The advancements in and access to medical technology have had a profound effect in the field of orthotics. The evolution of plastic, composite, and metals fabrication technology has dramatically improved the ability to control, support, and protect all areas of the human body. Today, patients are fit for custom and prefabricated orthotic devices that provide a variety of functions in both a timely and cost-effective manner. These factors have led physicians to routinely prescribe orthoses for a wide range of medical conditions, whereas in prior decades lack of availability and shortage of experienced orthotists restricted patient access and narrowed the use of orthoses.1 Orthoses are important options for postoperative management, acute fracture management, and adjunct treatment, in addition to more traditional uses. For many, the proliferation of the prefabricated orthosis signaled a dilution of quality orthotic care, but in reality it has had the opposite effect. These readily available, cost-effective orthoses have not taken orthoses out of the hands of the orthotist but rather have moved them into the minds of treating professionals. There has been continued growth of new and improved orthoses and expansion into other areas of treatment previously lacking in orthotic management. For example, positional and corrective orthoses can be used for premature and newborn infants, and a wide range of sizes of orthoses that previously were made only in adult sizes have become available for pediatric patients. As with any new technological advancement, there has been incorrect application and use. It is not that many of these prefabricated orthoses are difficult to apply; rather, there has been lack of a clear understanding of the indications, contraindications, and limitations these devices present to the orthotist and other health professionals such as occupational and physical therapists.

Advancements in technology have allowed the use of lighter, stronger materials in the fabrication of lower-extremity orthotics. Specifically, the substance called preimpregnated carbon is a graphite fabric with an exact amount of resin and catalyst already incorporated into the material. With the fibers properly directed over a model, it can be formed with heat. Graphite in other forms has been used in both prosthetics and orthotics for years. However, it had limited acceptance in orthotics because it did not significantly reduce the weight of the orthosis compared with other materials. It also lacked the properties to enable modification of the orthosis after the lamination process. The preimpregnated graphite has a dramatically reduced weight, still maintains its strength, and gives the orthotist the opportunity to use the dynamics of loading and response during the gait cycle. This allows for assistance in both the swing and stance phases of gait (Figure 34-1). A clinical example at the end of this chapter demonstrates this need in patient management.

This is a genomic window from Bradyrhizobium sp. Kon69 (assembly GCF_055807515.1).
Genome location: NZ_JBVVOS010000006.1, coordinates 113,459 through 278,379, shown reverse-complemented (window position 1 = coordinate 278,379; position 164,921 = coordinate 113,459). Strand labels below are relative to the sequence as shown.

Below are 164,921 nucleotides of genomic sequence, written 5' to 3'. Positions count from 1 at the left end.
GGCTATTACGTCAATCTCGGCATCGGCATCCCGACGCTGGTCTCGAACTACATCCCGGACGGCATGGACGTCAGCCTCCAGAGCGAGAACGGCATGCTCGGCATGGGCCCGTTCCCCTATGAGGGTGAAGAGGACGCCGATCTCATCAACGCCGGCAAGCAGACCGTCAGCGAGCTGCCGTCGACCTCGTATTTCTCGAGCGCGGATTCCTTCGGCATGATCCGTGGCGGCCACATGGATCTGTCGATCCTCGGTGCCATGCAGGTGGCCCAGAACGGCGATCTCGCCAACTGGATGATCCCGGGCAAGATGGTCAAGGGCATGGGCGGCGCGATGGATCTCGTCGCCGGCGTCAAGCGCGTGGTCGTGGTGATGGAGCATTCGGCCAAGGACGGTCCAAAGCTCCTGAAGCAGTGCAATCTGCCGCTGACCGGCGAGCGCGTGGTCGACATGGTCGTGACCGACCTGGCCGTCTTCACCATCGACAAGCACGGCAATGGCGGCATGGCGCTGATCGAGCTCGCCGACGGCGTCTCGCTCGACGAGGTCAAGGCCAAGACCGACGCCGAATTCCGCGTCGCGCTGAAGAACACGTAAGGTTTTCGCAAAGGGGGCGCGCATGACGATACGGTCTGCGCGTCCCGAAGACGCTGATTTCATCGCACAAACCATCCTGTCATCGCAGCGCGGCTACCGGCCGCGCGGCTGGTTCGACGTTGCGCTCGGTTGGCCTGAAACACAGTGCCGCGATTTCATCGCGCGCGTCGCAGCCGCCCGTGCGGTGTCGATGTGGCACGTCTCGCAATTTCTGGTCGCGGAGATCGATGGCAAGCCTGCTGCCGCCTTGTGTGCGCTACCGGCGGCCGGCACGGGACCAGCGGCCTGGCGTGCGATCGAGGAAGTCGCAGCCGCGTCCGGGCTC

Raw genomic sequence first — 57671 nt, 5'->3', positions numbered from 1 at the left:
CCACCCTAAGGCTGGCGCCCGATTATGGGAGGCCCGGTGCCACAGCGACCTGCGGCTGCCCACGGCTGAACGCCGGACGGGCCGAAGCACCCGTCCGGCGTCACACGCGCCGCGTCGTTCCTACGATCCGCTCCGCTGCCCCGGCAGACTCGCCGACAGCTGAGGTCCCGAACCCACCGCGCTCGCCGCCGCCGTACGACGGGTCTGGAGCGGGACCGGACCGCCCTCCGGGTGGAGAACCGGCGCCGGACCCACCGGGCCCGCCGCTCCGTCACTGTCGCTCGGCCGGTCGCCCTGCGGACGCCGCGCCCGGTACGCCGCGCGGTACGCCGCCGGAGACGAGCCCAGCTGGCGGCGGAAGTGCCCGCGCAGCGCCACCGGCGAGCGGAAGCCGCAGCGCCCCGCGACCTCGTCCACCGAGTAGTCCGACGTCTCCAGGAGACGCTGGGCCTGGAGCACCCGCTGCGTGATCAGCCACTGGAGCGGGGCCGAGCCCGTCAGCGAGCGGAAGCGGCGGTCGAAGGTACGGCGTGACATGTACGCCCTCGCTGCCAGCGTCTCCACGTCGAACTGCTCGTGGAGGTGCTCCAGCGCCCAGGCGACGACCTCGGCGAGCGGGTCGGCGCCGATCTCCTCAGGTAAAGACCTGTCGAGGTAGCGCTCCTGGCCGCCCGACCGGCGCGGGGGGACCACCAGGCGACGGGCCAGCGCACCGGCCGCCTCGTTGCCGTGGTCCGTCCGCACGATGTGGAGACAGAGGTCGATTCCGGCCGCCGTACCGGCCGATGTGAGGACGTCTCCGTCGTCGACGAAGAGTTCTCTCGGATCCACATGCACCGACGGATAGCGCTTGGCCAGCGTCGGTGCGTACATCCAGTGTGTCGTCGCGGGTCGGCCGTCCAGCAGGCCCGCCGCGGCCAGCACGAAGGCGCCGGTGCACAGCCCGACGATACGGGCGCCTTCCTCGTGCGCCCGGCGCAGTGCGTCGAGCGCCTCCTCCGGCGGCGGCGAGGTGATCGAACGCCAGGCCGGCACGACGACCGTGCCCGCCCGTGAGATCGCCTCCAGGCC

Another significant advancement in component technology has been the introduction of weight-activated orthotic knee joints. Although available in prosthetics for decades, the development of a lightweight, compact knee joint that would allow a patient to have knee stability during stance2 and clearance during swing phase has been elusive until recently. Before this, the available knee joints for knee-ankle-foot orthoses (KAFOs) involved some type of locking mechanism that remained locked throughout the gait cycle. The joint provided stabilization of the weak quadriceps musculature during stance but kept the knee in a fully extended position, making advancement of the limb in swing more difficult for the patient. There are specific indications and contraindications for stance control KAFOs, but early results are promising. This feature can significantly reduce energy output,3 as it is not necessary to raise the center of gravity to clear the locked knee during swing phase. This improves patient safety when walking on uneven surfaces. New technology for externally powered knee orthoses has just entered the market. These “bionic legs” are robotic aids worn during therapy sessions for gait training. They assist and augment the strength of the patient’s muscle and are most typically used in post–cerebrovascular accident (CVA) rehabilitation. Once the patient has achieved functional improvements, the use of the orthosis is discontinued.